Worship takes calm, focused preparation

By MARK DAVENPORT/Guest Columnist

On Aug. 22, a new Bible study will begin at First Presbyterian Church of Alabaster (Cumberland), which is intended to deepen our connection to the scriptures, to each other, and to the worship of the community.

We will begin a study based on the lectionary readings that serve as the focus during our worship. The study will focus primarily on the gospel readings from the gospel of Luke.

We will study one week ahead, which means the particular text we study on a Sunday evening will be the text around which worship is centered for the coming Sunday.

This will be the first time I have ever participated in a lectionary-based Bible study with a congregation I am serving. My expectations are that this study will be fun, informative, challenging and helpful as we get the opportunity to do some serious preparation for our community worship.

There are lots of activities that go on in and around the life of a congregation, but no activity, no gathering of the community is more important to us than our worship.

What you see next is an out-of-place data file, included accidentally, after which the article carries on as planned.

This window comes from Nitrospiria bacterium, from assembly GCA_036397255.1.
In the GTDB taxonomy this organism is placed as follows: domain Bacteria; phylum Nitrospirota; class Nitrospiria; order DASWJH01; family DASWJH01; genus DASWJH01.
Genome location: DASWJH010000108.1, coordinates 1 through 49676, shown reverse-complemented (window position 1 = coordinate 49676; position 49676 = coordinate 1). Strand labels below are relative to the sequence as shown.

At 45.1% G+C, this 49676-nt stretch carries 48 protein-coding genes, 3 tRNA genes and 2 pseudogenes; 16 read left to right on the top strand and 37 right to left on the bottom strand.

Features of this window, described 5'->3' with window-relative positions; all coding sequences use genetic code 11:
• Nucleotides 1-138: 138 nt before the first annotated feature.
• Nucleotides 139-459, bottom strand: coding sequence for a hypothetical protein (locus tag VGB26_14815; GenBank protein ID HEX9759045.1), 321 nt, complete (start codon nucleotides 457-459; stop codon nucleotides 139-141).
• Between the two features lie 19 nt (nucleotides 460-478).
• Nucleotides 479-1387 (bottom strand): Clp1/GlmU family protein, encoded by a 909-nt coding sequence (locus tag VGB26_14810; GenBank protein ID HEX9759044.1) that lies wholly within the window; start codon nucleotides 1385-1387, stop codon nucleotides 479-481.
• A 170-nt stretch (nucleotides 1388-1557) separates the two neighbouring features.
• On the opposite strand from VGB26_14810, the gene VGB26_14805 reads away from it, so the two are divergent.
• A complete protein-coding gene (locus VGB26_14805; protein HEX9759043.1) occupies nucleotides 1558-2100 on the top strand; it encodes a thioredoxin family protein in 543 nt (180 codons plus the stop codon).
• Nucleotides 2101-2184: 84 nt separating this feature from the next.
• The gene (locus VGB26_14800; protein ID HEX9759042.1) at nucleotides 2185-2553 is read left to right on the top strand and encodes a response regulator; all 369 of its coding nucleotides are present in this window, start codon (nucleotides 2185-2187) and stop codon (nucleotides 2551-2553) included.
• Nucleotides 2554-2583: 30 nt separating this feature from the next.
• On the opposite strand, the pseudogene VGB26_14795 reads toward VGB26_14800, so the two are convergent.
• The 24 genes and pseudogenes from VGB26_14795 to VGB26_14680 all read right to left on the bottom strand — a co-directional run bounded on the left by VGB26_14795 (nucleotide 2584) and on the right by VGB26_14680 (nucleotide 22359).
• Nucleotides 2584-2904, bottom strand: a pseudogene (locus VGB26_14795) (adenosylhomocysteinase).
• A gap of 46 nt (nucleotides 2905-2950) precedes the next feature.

Sadly, our worship may be the piece of our active puzzle that gets the least attention across the board.

It’s good to reflect on how much time we spend getting ready for worship. Are we in prayer for our worship? Do we remember to take time so that God can calm us and ready us to encounter God? How open are we to the many ways in which God moves, speaks, and acts through worship? It’s difficult for me to properly describe how excited I am about all of these ways we can study and learn and worship together.

The backdrop for much of this activity is well spoken in the focus statement that has adopted for the 2010-11 education year: Service to God, Church, and Community Through Education. No one, no matter who that one is, can ever be too committed to the proclamation of the Good News in word and deed. We all need education. We all need times of study and reflection. We all need the affirmation and strength that comes through our community worship. We all need to find practical, constructive ways to serve God and neighbor.

Make plans to be involved this year in our study, our worship, and our service. Rise above being the kind of church person who has ideas about what we should be doing but no time to help implement those ideas.

In humility and out of love, commit to the life of the faithful community and let us all be prepared each day to proclaim the message of hope, grace, love and mercy that belongs to Jesus’ followers.

The Rev. Mark Davenport is pastor of First Presbyterian Church of Alabaster (Cumberland). You can reach him at fpcalabaster@bellsouth.net or 663-3152.